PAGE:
New England Clam Chowder – creamy white hearty soup made with fresh tender clams, potatoes and smokey bacon. Definitely a great comforting dish on a season like this!
I’m not a big fan of clams. I find them intimidating to cook and scoop. That’s just me! But when I first had this soup at a friend’s house, I know I have to introduce this to my family as they are very hearty, comforting and melts-in-your mouth kind of soup. Instead of cheating and going with canned clams (like most restaurants would) to make my life a little easier, I decided to try it first with fresh clams so I can appreciate more the flavor of this dish and it didn’t disappoint me.
What is a Clam Chowder?
Clam chowder has several variations across the country, but the basic definition of a clam chowder is it’s a creamy chowder soup that has clams and, of course, broth. It usually includes some diced potatoes, onions, and celery and garnished with either parsley or bay leaf.
This dish was said to have originated in the Eastern part of the United States, with New England Clam Chowder being the most popular and the earliest-established one. It was first introduced by the French, Nova Scotian or British settlers and has become common in the 18th century.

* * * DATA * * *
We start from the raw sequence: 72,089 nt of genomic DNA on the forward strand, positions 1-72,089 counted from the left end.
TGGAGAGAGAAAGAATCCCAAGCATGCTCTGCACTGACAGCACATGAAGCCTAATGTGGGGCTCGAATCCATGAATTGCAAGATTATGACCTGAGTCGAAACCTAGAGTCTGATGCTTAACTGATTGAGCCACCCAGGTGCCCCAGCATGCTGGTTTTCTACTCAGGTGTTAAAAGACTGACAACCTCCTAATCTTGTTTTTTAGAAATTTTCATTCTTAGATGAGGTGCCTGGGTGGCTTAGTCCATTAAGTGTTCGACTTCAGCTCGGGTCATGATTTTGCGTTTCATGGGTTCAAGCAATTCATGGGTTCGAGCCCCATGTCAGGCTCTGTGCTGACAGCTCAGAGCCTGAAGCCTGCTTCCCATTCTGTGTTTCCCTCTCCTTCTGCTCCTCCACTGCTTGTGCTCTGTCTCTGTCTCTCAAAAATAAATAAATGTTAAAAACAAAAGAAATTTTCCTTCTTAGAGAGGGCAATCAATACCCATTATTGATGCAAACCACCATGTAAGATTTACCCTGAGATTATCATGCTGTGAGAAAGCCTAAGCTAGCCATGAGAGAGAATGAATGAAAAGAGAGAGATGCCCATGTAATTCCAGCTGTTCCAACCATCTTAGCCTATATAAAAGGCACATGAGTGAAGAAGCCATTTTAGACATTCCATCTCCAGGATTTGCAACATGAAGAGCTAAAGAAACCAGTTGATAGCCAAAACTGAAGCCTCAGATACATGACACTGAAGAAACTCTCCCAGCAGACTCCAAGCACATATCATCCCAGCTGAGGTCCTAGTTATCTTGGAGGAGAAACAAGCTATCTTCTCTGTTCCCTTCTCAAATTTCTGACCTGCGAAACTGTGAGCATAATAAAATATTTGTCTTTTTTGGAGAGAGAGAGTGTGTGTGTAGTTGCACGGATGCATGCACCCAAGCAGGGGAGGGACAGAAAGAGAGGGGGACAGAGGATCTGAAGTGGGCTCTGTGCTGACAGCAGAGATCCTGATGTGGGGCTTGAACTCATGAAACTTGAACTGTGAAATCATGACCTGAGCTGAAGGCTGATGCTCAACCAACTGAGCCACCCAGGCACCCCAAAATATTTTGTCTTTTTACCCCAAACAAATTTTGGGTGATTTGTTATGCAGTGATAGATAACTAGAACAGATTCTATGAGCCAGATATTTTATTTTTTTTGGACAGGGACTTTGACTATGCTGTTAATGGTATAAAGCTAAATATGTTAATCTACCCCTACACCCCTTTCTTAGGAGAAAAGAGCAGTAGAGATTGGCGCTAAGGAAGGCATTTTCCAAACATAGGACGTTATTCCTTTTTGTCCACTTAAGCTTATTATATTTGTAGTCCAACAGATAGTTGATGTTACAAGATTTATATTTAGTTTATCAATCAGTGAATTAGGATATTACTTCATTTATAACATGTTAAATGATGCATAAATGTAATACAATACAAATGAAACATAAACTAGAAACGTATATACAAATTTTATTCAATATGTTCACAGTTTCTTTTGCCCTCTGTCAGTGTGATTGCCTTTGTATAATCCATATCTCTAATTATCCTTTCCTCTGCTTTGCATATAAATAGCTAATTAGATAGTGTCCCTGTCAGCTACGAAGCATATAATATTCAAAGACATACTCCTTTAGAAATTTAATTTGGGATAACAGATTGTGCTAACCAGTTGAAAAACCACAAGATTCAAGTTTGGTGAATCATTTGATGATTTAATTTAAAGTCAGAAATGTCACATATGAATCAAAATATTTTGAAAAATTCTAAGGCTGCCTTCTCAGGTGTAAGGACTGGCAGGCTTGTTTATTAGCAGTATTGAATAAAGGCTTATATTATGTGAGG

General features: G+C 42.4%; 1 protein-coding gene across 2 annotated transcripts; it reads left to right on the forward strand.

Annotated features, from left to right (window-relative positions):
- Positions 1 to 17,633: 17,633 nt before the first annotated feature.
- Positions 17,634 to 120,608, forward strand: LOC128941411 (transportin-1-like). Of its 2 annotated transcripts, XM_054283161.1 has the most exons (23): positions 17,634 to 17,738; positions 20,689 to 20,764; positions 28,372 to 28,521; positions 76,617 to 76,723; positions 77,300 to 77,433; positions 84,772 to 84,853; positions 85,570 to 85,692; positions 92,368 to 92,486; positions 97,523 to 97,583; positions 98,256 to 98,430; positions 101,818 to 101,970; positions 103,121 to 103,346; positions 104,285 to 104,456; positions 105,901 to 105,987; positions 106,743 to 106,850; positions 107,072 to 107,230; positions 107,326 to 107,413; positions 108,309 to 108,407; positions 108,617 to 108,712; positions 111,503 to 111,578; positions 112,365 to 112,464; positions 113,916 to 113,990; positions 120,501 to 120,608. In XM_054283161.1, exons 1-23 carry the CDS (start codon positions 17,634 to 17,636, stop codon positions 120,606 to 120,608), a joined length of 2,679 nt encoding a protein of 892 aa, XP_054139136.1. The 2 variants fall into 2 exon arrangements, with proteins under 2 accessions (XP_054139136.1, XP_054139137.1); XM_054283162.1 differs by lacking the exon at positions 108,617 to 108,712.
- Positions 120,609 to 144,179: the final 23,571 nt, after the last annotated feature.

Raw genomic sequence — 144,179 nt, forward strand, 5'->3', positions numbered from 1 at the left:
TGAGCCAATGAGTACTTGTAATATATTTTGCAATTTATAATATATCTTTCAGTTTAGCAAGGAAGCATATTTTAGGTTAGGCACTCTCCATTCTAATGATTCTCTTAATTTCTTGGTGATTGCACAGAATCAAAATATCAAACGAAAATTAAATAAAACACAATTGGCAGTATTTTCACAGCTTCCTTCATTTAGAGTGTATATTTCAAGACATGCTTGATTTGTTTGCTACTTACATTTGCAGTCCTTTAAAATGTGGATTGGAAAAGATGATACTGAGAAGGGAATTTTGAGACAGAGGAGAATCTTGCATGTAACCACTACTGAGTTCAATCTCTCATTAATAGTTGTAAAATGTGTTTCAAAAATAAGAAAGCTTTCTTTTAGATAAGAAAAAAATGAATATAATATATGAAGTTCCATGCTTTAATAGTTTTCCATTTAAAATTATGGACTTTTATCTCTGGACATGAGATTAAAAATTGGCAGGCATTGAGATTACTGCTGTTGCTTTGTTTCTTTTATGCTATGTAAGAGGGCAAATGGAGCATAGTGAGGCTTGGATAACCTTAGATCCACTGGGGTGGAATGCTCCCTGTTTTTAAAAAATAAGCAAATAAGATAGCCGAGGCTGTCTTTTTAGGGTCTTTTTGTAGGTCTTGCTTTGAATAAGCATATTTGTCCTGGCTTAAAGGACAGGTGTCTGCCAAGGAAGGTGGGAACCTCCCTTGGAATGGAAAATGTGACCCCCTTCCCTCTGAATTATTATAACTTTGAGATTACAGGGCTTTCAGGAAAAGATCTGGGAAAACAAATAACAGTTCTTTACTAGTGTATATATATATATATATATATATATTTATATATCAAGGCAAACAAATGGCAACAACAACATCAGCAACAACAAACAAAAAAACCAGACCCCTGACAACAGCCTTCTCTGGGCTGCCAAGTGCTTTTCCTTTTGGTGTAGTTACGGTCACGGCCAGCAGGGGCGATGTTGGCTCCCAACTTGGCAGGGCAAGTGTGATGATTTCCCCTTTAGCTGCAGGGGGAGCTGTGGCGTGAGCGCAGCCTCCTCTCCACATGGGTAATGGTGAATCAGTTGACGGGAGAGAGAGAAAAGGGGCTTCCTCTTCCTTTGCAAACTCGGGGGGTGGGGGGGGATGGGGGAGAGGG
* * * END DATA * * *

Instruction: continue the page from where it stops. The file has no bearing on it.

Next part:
What is the Difference Between Boston and New England Clam Chowder?
The fundamental difference between all these chowders is the broth. Boston and New England Clam Chowder happens to be the same which are on the thick, creamy, dairy-based side. On the other hand, there is also another popular version of clam chowder which is known as the Manhattan Clam Chowder which is red and is tomato-based.
What Does New England Clam Chowder Taste Like?
It’s kind a hard to find the right words to describe how a dish taste like. But I’ll do my best! 😉 A New England Clam Chowder is creamy and thick like you’re sipping a gravy with tender chunks of potatoes that almost feel like it melts in your month. You’ll also love the contrasting flavor of the saltiness and smokiness of the bacon and the fading bitterness of fresh “oceany” clams. And I’ve also added a teaspoon of Creole seasoning for a little heat.
More Comforting Soups To Try